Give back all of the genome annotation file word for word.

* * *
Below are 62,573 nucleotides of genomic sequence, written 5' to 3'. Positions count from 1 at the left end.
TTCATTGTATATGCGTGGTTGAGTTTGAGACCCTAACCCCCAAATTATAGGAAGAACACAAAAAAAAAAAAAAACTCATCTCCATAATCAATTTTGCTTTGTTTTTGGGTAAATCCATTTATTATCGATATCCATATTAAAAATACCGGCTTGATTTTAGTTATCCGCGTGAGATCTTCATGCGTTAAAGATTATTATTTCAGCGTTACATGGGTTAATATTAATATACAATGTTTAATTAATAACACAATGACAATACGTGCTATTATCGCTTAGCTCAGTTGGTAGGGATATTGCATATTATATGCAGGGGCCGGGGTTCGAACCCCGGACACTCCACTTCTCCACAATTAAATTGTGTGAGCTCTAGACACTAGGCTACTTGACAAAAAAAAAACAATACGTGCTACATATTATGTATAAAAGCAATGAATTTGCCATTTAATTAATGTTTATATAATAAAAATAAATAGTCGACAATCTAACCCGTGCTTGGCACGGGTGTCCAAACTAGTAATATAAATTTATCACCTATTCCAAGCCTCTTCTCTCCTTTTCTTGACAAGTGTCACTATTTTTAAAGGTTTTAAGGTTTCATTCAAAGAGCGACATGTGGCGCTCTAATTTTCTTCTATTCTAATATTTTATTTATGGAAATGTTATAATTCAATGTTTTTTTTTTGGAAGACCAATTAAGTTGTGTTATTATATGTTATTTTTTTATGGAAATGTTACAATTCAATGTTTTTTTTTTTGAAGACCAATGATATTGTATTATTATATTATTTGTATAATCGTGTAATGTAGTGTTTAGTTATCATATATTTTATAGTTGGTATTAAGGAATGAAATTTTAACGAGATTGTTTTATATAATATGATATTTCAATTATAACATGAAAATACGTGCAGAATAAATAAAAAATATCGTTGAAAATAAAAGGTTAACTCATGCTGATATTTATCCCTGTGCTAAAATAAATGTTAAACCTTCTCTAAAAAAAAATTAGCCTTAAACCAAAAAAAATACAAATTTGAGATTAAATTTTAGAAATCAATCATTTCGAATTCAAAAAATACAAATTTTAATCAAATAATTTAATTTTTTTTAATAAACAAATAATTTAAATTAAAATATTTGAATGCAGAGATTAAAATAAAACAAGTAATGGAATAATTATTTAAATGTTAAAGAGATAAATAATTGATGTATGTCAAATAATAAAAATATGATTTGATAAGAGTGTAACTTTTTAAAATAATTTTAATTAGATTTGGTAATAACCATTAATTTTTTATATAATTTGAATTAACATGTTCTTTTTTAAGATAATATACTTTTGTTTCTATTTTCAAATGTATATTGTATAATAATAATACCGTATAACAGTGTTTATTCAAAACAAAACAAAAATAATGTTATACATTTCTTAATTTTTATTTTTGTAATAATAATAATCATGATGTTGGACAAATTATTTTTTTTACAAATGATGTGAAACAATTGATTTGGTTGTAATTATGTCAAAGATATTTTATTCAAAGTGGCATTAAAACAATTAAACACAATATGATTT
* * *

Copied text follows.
Below are 62,573 nucleotides of genomic sequence, written 5' to 3'. Positions count from 1 at the left end.
TTCATTGTATATGCGTGGTTGAGTTTGAGACCCTAACCCCCAAATTATAGGAAGAACACAAAAAAAAAAAAAAACTCATCTCCATAATCAATTTTGCTTTGTTTTTGGGTAAATCCATTTATTATCGATATCCATATTAAAAATACCGGCTTGATTTTAGTTATCCGCGTGAGATCTTCATGCGTTAAAGATTATTATTTCAGCGTTACATGGGTTAATATTAATATACAATGTTTAATTAATAACACAATGACAATACGTGCTATTATCGCTTAGCTCAGTTGGTAGGGATATTGCATATTATATGCAGGGGCCGGGGTTCGAACCCCGGACACTCCACTTCTCCACAATTAAATTGTGTGAGCTCTAGACACTAGGCTACTTGACAAAAAAAAAACAATACGTGCTACATATTATGTATAAAAGCAATGAATTTGCCATTTAATTAATGTTTATATAATAAAAATAAATAGTCGACAATCTAACCCGTGCTTGGCACGGGTGTCCAAACTAGTAATATAAATTTATCACCTATTCCAAGCCTCTTCTCTCCTTTTCTTGACAAGTGTCACTATTTTTAAAGGTTTTAAGGTTTCATTCAAAGAGCGACATGTGGCGCTCTAATTTTCTTCTATTCTAATATTTTATTTATGGAAATGTTATAATTCAATGTTTTTTTTTTGGAAGACCAATTAAGTTGTGTTATTATATGTTATTTTTTTATGGAAATGTTACAATTCAATGTTTTTTTTTTTGAAGACCAATGATATTGTATTATTATATTATTTGTATAATCGTGTAATGTAGTGTTTAGTTATCATATATTTTATAGTTGGTATTAAGGAATGAAATTTTAACGAGATTGTTTTATATAATATGATATTTCAATTATAACATGAAAATACGTGCAGAATAAATAAAAAATATCGTTGAAAATAAAAGGTTAACTCATGCTGATATTTATCCCTGTGCTAAAATAAATGTTAAACCTTCTCTAAAAAAAAATTAGCCTTAAACCAAAAAAAATACAAATTTGAGATTAAATTTTAGAAATCAATCATTTCGAATTCAAAAAATACAAATTTTAATCAAATAATTTAATTTTTTTTAATAAACAAATAATTTAAATTAAAATATTTGAATGCAGAGATTAAAATAAAACAAGTAATGGAATAATTATTTAAATGTTAAAGAGATAAATAATTGATGTATGTCAAATAATAAAAATATGATTTGATAAGAGTGTAACTTTTTAAAATAATTTTAATTAGATTTGGTAATAACCATTAATTTTTTATATAATTTGAATTAACATGTTCTTTTTTAAGATAATATACTTTTGTTTCTATTTTCAAATGTATATTGTATAATAATAATACCGTATAACAGTGTTTATTCAAAACAAAACAAAAATAATGTTATACATTTCTTAATTTTTATTTTTGTAATAATAATAATCATGATGTTGGACAAATTATTTTTTTTACAAATGATGTGAAACAATTGATTTGGTTGTAATTATGTCAAAGATATTTTATTCAAAGTGGCATTAAAACAATTAAACACAATATGATTT